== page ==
I’ve a feeling that Sunday’s gig will be another special moment – when Channel Swimmer Fergal Somerville takes the gang out to swim in the sea at Malahide. I’ll be doing boat-cover for that, paddling alongside in my kayak (Saffron). That brings my mind back around to tomorrow and O’Connell Bridge. It’s Fergal that’s talked me into making the ‘leap of faith’ off the bridge and into the Liffey. I walk the plank at 12-noon – but someone may need to give me a sharp push. No doubt Fergal will gladly oblige! OMG. :/
Recently I’ve got quite narky with Nike, because of their lack of accommodation for lady boobs! I’m a size 14 and resent having to battle my way into an ‘XTRA LARGE’ running vest. I mean what sort of message is that sending out, we’re ‘over-sized’ if we’ve got boobs?
Despite that, there’s no disputing the technical buzz of buying Nike gear though, I’ve got leggings that look like something out of a sci-fi movie, and when I get over the embarrassment of wearing them in public, I’ve got to admit they are incredibly warm and super to run or cycle in, during these dark evenings.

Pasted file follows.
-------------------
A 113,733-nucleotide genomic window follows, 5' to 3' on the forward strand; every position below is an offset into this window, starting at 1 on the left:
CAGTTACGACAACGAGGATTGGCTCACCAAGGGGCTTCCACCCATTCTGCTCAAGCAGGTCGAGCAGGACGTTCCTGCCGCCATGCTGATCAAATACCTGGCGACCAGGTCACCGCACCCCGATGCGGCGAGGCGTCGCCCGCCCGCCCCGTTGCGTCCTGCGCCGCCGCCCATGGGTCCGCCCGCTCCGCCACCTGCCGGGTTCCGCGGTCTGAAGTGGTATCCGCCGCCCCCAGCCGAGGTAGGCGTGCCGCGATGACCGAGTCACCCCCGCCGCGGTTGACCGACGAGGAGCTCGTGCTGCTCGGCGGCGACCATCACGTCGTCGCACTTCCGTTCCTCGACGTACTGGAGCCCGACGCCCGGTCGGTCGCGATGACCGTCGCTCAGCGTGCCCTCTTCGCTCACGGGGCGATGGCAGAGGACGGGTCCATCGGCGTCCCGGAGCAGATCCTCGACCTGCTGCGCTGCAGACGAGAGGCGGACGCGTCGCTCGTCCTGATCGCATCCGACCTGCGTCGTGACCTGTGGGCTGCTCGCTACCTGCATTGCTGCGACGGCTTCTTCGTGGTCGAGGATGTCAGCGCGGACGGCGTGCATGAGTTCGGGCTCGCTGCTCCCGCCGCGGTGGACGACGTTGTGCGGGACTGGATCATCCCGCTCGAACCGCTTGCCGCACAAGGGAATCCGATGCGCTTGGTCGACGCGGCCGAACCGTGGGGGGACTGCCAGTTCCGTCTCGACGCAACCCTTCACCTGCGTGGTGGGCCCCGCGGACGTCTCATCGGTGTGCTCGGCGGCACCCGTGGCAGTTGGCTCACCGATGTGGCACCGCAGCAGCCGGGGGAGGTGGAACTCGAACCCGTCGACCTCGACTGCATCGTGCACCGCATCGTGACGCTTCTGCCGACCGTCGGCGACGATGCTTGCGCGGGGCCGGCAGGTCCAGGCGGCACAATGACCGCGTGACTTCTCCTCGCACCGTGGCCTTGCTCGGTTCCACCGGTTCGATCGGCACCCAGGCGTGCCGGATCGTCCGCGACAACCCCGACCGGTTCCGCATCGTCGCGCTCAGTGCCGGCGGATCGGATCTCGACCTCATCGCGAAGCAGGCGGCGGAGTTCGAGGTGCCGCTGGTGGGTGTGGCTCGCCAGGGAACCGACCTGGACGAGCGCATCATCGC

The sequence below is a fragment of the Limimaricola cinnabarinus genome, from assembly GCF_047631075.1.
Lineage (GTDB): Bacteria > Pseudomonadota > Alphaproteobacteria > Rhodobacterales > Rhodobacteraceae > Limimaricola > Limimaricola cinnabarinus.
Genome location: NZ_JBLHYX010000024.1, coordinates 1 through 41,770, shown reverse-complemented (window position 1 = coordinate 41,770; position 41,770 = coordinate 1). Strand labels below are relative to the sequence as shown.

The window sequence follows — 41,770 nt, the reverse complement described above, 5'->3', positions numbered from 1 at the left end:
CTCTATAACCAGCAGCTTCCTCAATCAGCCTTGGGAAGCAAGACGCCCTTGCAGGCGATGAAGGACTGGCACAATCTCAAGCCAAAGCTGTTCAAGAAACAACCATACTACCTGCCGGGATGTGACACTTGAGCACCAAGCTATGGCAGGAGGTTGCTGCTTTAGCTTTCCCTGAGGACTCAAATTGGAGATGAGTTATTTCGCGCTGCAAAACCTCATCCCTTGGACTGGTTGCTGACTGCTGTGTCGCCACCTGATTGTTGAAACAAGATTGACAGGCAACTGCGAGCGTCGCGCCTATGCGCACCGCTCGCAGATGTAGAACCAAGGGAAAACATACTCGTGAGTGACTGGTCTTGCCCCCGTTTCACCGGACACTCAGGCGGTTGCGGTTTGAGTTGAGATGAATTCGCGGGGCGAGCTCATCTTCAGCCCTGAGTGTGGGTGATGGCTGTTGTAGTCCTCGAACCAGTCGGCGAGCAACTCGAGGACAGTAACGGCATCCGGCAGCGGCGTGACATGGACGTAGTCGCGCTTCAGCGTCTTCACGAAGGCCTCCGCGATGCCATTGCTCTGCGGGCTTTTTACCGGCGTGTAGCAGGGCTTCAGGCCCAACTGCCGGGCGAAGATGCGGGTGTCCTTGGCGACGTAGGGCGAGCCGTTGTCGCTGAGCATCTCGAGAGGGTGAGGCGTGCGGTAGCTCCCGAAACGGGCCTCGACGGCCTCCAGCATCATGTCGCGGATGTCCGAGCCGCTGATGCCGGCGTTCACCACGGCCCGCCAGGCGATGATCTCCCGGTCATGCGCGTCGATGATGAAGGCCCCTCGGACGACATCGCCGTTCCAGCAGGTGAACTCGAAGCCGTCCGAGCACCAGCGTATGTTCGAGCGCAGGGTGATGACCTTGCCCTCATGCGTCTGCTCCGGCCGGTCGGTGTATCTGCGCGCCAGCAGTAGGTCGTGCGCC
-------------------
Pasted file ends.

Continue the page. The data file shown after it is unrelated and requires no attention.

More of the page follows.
My latest gear indulgence is a bargain-buy at the new Nike discount store in Blanchardstown. These narrow soled track shoes. I’ve read all the reviews about footwear moving away from the big high-gel soles, and I’m willing to give these a go. Since I’ve started running in the past year or two I’ve always gone for the ‘big gel’ option, and with my ‘dodgy’ knees, I’m cautious to change what works – so I’ll let you know how I get on with these. So far so good though, I’ve been wearing them around the house and cycling, and tonight I ran with them at my Le Cheile ‘Couch to 5k’ session and felt grand afterwards.
Tonight’s session was a step-up by the way. I ended up miles outside my comfort zone (even though we only covered 5k). We’ve been running intervals of 1.5 mins for the past few nights, but tonight we changed that up to ‘3mins on and 1.5 mins off’. We also split up into two groups. One was running alternate splits of 3-mins and 1.5 mins with a 2 min recovery – the other was keeping it to 3-min only split with 90 seconds recovery.
Why do I do this to myself? I went off with the tougher group. I was too slow to keep up, and too stubborn to stop – so I ended up running my own personal little Everest between the groups. I didn’t really feel alone though, the trainers are great and kept a watchful eye, and I still felt the company of running with a group, even though I ended up in an awkward little trot that fell in between the two. The thing is, I found a rhythm and I found a way to run and breathe, and really that’s what it’s all about. Do what you can do, and then do a little bit more. I ended up delighted with my run tonight, although I found it much tougher than the earlier sessions. I’m also happy in the knowledge that although I’m huffing and puffing in the cold, dark, night air now… by the end of the summer, I’ll be flying down the beach with toned legs, a sun-tan, and the speed and grace of a gazelle…